Employment verification takes the padding out of r

Posted by Kristina Taylor
March 15, 2012

Employment verification takes the padding out of r

When we think of pre-employment screening, employers often think of conducting background checks to turn up any criminal record a job applicant has or running a credit report to see if the potential hire is financially trustworthy. But the pre-employment screening process actually should start with something much simpler — verifying the information contained in the applicant’s résumé.

A lot has changed about the hiring process, but a résumé is still often the first thing you see regarding a potential employee. Yet would-be employees continue to pad their résumé with half-truths and outright lies, which makes employment verification a critical step in the hiring process.

As an employer, you need to do your homework on each and every applicant you are seriously considering, to make sure you’re getting someone with the depth of experience and education they purportedly have. The most common details on a résumé that are “enhanced” include:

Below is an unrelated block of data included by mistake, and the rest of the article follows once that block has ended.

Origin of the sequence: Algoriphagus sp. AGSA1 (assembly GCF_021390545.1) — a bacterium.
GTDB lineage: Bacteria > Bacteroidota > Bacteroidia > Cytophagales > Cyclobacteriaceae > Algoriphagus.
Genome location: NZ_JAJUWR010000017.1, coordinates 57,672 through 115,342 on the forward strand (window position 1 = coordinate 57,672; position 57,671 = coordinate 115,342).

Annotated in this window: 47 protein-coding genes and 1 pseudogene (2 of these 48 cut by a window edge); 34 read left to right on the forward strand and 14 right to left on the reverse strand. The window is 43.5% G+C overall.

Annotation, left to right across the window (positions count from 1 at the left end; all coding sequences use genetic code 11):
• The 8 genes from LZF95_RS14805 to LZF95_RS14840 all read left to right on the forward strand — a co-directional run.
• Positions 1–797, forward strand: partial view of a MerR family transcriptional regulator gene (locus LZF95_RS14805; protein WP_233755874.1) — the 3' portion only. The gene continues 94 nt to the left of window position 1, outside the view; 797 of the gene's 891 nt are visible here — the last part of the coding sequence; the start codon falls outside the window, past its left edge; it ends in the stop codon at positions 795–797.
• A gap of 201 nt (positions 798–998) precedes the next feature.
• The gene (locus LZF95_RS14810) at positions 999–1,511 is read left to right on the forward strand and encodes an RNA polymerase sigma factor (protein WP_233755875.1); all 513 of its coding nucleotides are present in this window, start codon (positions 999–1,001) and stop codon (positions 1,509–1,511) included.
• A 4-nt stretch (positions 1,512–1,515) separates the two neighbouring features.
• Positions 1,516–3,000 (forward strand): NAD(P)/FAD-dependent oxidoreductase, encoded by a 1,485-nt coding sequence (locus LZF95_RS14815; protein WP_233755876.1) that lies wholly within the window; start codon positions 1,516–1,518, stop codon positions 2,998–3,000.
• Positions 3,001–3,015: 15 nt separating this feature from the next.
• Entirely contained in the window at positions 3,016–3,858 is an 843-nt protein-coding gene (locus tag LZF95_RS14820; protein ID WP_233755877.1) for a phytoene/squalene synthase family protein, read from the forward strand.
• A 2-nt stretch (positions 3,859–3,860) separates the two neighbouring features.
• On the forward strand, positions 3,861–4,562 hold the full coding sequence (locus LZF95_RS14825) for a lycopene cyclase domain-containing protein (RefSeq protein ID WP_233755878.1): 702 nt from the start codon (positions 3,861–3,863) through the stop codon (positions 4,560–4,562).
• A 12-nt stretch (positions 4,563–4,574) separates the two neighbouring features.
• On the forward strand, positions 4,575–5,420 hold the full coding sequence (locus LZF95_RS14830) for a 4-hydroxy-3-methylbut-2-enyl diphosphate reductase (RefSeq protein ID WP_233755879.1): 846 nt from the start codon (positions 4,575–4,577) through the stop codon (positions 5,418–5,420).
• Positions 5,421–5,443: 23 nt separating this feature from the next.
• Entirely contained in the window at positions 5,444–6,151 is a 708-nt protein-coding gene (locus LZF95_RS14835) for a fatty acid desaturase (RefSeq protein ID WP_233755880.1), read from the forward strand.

1. Education. Doublecheck the fact that the applicant received the degree listed from the university listed. Also check to make sure the educational institution is an accredited college or university, not one of the many “diploma mills” out there.
  2. Length they’ve held a title. Sometimes an applicant will list an ending title beside the dates of their employment with a particular company, making it seem like they’ve been in a managerial or executive position for far longer than they have. Find out how long they held the most recent title and what responsibilities they had.
  3. Singular responsibility for group success. Applicants often enhance the contributions they made to a company’s bottom line or new initiative, regardless of how personally involved or responsible they were for that success.
  4. Salary. Make sure the current salary they list is what they’re actually earning, not what they think they’re worth.
  5. Computer skills. Employees know how critical it is to have certain computer-related skills, but listing a bunch of programs and applications in which they’re “proficient,” or saying that they’re “social media savvy” isn’t necessarily the case. Find out whether those specific programs and skills were used at their last job(s), or whether they just think you want them to be knowledgeable in those areas.